Commentary: States Must Join School Choice Revolution or Have Students and Economies Be Left Behind
The school choice revolution in the form of universal ESAs is sweeping the nation. This is extraordinary news for students, parents, teachers, and the economy.
Florida recently became the fourth state to adopt universal school choice in 2023. Earlier this year, Iowa, Utah, and Arkansas joined the rebellion against “public” school monopolies by passing universal school choice after West Virginia and Arizona ignited the revolution last year. There are now more than 10 states with education savings accounts (ESAs), and more likely coming soon.
But Texas, Louisiana, Ohio, Alabama, and other states must follow their lead or have their students and economies be left behind.
Although there are still naysayers slowing progress, the tide for school choice is growing as more parents and teachers are persuaded that school choice empowers them and their students. But an often overlooked benefit of school choice is it supports a stronger economy.
Evidence shows that school choice is connected to improved student outcomes, increased teacher pay, and growing economic opportunity, to name a few of its benefits. School choice’s positive effects on these measures counter the problems in the “public” school system, which is an oxymoron.
“Public” schools can exclude students, which a public good can’t do. Also, any positive benefit of this so-called “public good” is questionable at best, given declining test scores and long waiting lines for charter schools.
More accurately named, government schools are funded by taxpayers and operated by government employees. As the only “free” option and a monopoly in states without school choice, government schools have little incentive to improve the flawed one-size-fits-few approach.
This also contributes to many high-quality teachers being underpaid. Government schools have few reasons to efficiently manage funds because they keep getting more taxpayer money regardless of their outcomes. This helps explain why too much money goes to over-paid administrators instead of teachers, and taxpayers don’t get what they pay for regarding academic and work outcomes.
Taxpayers pay about $16,000 per student per year, and that continues to increase over time even after adjusting for inflation. And yet, our students are underperforming academically, falling behind kids in other countries. These outcomes were exacerbated by school shutdowns during the pandemic that left students even less equipped, but this has been a longer-term trend.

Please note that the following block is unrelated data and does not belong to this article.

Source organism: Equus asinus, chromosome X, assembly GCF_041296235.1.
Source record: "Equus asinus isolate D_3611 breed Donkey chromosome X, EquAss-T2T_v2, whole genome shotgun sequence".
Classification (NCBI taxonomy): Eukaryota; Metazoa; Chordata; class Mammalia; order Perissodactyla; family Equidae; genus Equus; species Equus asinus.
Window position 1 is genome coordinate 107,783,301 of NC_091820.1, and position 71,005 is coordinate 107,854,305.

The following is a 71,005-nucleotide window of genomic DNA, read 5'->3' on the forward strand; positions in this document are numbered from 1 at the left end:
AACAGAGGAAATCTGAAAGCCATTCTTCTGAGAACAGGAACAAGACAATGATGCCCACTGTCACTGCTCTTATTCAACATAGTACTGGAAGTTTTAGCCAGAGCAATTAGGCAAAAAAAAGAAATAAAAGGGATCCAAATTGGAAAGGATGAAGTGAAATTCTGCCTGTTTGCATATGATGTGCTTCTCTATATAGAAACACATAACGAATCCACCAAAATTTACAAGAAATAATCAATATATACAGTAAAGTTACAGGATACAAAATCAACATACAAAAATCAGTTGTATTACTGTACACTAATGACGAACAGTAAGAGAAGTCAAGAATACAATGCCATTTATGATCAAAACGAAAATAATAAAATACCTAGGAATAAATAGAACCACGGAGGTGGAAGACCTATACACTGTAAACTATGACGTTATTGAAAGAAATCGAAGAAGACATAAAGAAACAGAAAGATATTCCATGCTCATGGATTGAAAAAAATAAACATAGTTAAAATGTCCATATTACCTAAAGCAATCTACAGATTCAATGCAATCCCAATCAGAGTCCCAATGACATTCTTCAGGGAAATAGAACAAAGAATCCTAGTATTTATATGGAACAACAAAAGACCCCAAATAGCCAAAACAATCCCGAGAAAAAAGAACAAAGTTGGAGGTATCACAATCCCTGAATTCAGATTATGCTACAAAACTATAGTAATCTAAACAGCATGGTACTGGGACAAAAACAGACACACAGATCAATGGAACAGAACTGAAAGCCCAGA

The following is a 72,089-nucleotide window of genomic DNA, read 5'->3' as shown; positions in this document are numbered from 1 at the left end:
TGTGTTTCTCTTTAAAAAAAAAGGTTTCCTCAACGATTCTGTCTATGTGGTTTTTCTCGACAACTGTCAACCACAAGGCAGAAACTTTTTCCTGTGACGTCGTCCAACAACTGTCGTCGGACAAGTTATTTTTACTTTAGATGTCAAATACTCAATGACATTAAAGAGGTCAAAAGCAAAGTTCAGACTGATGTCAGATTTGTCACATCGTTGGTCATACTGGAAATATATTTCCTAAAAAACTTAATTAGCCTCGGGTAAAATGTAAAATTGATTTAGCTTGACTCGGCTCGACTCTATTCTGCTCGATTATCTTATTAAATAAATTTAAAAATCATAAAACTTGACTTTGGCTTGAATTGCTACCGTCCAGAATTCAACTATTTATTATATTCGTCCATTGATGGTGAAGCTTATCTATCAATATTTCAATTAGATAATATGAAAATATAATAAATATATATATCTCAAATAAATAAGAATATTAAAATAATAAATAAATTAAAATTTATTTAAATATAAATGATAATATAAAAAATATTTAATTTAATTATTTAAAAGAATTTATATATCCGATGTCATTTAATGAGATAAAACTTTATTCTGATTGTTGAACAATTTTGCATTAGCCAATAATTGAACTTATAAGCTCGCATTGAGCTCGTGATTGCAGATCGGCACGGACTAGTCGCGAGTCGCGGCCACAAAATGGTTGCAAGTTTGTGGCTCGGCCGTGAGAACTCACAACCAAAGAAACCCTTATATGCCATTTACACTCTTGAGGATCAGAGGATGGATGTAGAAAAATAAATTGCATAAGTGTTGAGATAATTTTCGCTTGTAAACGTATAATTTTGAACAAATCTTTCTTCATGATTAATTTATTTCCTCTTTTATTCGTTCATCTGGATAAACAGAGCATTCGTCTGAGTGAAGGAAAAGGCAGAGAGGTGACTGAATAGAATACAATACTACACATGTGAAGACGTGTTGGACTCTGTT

More school choice is needed to motivate government schools to stop promoting mediocrity.
In states like Arizona, where all students above the age of five who live in the state are allotted the same amount of funds, parents of all types now have a range of options, no matter their demographic or socioeconomic status.
School choice is finally letting free markets, meaning free people, work in an arena that’s been monopolized by the government for too long.
Yes, taxpayers would still fund ESAs. But until states decide to get out of the schooling market, the next best alternative is to allow competition whereby the dollars follow the child instead of to a system.
In states like Florida with ESAs, parents can vote with their dollars on the best schooling options for their children, forcing all schools, including government schools, to stay competitive if they hope to attract and keep students by providing the best educational outcomes and extracurricular activities.
Giving families more freedom to choose schools, tutoring, and other resources for their unique kids will better equip them to perform better academically and in their careers.
Instead of most students — and almost all underprivileged students — being shuffled through the same one-size-fits-few government schooling system, ESAs allow students to flourish into well-rounded adults, leading to better careers, a more productive workforce, and a faster-growing economy.
The positive economic ripple effects of a society with more access to better education are myriad.
More educated societies tend to experience less crime, decreasing burdens on public services and increasing social trust, which is crucial for the economy. Additionally, more education is linked to higher incomes and improved health. These reduce the number of people in poverty, which reduces the number of people dependent on safety nets funded by taxpayer money, thereby reducing government spending and taxes, resulting in even better economic outcomes.
All these elements are conducive to happier, healthier people with more means to prosper, produce, and innovate, which in many ways is the bedrock of a better economy and livelihoods.
With more than 10 states providing the option of ESAs, including four states providing universal ESAs this year, why not take it to all 50? Texas, Louisiana, Ohio, Alabama, and others ought to be next or risk their students and economies being left behind.
Originally posted at the Daily Caller.
Leave a Reply.
Vance Ginn, Ph.D.